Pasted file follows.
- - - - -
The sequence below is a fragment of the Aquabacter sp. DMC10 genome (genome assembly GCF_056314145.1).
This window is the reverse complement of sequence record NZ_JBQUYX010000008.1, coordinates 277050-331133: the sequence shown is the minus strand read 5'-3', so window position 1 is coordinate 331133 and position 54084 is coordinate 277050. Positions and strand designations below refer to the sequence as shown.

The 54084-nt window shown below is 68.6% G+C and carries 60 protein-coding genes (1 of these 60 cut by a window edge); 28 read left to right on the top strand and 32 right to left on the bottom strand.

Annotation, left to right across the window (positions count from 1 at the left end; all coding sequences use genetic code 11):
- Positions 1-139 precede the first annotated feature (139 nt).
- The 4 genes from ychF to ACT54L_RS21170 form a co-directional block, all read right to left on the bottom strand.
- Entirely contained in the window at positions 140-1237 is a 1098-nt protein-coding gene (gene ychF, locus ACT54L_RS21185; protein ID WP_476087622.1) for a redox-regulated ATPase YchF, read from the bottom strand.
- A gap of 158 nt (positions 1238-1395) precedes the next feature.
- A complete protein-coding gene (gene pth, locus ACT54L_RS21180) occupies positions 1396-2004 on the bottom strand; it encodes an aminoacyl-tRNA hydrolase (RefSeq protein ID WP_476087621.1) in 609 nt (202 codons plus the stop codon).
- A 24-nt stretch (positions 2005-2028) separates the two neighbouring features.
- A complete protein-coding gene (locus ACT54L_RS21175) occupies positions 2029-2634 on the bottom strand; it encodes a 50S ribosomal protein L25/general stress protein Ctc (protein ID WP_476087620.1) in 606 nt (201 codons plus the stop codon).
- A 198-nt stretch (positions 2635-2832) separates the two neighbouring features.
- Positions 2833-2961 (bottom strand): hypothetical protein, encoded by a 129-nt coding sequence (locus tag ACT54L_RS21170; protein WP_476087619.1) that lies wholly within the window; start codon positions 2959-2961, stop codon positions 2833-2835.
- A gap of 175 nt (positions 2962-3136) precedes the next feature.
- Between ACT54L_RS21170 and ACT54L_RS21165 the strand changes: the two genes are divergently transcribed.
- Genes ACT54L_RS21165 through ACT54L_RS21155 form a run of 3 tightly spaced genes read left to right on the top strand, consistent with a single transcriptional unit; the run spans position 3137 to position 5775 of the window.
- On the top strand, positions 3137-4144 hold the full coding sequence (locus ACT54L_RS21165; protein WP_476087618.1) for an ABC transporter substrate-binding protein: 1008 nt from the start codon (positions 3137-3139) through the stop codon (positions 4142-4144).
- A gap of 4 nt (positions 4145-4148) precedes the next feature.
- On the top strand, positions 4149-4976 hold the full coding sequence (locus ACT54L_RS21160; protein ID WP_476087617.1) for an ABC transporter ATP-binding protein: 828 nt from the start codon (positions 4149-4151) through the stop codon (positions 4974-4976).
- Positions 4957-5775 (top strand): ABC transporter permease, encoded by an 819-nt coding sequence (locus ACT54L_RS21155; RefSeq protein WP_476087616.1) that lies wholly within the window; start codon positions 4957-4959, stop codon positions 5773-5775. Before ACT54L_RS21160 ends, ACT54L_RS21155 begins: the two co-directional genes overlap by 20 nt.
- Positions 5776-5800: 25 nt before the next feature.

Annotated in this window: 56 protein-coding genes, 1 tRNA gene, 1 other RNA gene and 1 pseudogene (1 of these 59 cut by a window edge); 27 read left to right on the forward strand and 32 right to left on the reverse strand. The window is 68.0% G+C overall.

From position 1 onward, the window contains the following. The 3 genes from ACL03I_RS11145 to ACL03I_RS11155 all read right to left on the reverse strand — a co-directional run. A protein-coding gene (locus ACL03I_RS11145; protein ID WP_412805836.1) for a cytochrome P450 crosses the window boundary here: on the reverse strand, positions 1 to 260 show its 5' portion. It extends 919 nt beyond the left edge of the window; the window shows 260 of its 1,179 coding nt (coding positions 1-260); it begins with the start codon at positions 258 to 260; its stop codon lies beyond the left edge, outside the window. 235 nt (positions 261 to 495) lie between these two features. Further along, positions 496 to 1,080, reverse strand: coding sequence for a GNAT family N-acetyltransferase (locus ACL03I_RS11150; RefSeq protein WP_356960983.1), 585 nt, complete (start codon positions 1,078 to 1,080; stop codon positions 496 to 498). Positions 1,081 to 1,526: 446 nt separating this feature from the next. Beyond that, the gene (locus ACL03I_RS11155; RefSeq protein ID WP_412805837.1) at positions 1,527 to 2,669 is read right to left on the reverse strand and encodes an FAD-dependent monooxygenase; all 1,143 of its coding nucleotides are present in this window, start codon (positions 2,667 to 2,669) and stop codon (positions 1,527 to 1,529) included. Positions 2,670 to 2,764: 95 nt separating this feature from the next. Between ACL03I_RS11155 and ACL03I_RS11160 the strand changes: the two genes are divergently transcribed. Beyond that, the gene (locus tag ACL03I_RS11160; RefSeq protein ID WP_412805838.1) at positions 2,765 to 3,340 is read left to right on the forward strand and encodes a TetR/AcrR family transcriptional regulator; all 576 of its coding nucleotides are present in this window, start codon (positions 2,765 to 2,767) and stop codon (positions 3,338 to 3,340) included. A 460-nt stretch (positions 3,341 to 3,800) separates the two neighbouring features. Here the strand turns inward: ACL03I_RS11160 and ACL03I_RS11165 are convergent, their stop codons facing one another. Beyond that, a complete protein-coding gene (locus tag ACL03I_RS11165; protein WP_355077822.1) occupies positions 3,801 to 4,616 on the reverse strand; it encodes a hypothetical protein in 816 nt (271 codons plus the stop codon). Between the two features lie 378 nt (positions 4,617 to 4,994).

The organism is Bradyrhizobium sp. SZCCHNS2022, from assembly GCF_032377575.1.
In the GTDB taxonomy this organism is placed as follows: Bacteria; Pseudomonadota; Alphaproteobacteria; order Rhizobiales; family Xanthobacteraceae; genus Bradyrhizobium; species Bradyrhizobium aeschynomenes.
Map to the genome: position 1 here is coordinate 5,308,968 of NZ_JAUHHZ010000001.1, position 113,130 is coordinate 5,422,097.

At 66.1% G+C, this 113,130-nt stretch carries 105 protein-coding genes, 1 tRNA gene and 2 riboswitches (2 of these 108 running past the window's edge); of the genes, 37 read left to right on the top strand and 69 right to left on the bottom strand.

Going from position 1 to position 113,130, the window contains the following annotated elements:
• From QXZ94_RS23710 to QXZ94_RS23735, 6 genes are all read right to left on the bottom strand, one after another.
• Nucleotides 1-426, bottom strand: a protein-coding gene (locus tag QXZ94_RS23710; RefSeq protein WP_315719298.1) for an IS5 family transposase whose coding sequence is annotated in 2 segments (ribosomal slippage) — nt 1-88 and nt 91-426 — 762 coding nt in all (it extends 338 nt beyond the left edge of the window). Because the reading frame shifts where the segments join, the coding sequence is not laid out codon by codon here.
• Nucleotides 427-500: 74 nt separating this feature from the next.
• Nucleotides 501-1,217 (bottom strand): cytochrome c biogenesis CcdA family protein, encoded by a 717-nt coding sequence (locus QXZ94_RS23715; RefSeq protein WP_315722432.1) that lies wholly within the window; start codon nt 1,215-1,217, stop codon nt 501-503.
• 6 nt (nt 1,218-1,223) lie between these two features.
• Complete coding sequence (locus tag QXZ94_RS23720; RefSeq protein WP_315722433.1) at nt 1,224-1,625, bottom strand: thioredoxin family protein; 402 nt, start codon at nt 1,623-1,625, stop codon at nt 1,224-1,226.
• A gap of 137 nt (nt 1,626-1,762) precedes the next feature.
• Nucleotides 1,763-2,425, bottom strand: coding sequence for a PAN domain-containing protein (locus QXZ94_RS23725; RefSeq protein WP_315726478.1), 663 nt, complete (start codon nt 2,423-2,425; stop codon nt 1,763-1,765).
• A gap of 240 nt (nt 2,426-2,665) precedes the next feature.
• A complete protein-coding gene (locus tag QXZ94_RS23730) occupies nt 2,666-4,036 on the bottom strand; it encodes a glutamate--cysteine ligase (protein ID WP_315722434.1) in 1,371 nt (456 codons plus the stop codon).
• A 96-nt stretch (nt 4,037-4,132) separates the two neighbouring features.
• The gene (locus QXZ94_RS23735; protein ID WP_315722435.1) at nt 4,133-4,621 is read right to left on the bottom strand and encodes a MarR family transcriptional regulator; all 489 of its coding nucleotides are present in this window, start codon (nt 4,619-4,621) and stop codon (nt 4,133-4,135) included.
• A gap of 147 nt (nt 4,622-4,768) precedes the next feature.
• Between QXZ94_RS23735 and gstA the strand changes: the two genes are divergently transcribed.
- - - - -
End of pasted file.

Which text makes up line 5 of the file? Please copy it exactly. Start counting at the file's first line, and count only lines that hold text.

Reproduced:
- Positions 1-139 precede the first annotated feature (139 nt).